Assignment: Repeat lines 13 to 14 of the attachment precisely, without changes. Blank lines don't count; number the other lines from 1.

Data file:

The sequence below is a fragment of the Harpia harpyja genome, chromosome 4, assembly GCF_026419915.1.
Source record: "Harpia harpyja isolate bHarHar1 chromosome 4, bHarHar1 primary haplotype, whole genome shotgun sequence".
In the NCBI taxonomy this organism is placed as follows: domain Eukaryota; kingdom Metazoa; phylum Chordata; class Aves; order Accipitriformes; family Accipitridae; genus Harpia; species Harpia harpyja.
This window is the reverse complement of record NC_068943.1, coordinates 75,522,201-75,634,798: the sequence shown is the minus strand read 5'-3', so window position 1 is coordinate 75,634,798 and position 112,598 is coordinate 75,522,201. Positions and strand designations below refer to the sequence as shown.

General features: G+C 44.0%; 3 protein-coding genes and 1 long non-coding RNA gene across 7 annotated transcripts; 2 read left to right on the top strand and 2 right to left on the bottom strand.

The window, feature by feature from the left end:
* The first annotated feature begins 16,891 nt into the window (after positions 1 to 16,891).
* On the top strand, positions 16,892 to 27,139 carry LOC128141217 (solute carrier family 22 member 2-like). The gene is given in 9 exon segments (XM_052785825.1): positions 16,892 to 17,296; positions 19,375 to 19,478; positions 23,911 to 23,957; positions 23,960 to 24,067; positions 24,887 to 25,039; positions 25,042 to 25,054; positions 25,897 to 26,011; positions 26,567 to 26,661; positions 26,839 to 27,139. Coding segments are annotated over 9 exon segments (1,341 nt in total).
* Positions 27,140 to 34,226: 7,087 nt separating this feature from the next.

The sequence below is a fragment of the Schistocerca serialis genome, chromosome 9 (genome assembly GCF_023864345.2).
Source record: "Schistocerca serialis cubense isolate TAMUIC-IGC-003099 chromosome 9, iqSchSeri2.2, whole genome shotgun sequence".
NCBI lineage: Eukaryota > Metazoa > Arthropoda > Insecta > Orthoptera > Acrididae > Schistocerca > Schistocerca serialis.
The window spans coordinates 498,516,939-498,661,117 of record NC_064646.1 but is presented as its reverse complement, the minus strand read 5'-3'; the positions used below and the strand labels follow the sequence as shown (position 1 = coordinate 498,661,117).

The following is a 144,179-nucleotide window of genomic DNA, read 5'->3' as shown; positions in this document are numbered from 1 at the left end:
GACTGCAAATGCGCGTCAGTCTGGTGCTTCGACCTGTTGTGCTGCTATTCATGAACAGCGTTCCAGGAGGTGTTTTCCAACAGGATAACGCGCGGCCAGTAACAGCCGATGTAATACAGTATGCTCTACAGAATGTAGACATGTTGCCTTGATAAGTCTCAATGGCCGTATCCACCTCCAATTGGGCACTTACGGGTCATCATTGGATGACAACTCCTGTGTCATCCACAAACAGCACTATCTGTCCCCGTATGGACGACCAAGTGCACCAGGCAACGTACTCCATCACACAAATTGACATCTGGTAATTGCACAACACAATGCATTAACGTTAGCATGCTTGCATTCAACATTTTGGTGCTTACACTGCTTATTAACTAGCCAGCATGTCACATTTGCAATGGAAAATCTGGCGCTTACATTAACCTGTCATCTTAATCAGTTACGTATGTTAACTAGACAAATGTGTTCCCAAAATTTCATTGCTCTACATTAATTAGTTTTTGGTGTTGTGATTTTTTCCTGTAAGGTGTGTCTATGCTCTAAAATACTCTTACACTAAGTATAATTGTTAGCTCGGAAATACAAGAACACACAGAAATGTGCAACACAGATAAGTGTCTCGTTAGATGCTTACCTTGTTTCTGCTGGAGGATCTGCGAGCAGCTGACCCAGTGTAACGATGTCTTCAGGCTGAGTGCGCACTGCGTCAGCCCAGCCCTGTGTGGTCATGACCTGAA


The window spans coordinates 498,516,939-498,661,117 of record NC_064646.1 but is presented as its reverse complement, the minus strand read 5'-3'; the positions used below and the strand labels follow the sequence as shown (position 1 = coordinate 498,661,117).

The following is a 144,179-nucleotide window of genomic DNA, read 5'->3' as shown; positions in this document are numbered from 1 at the left end: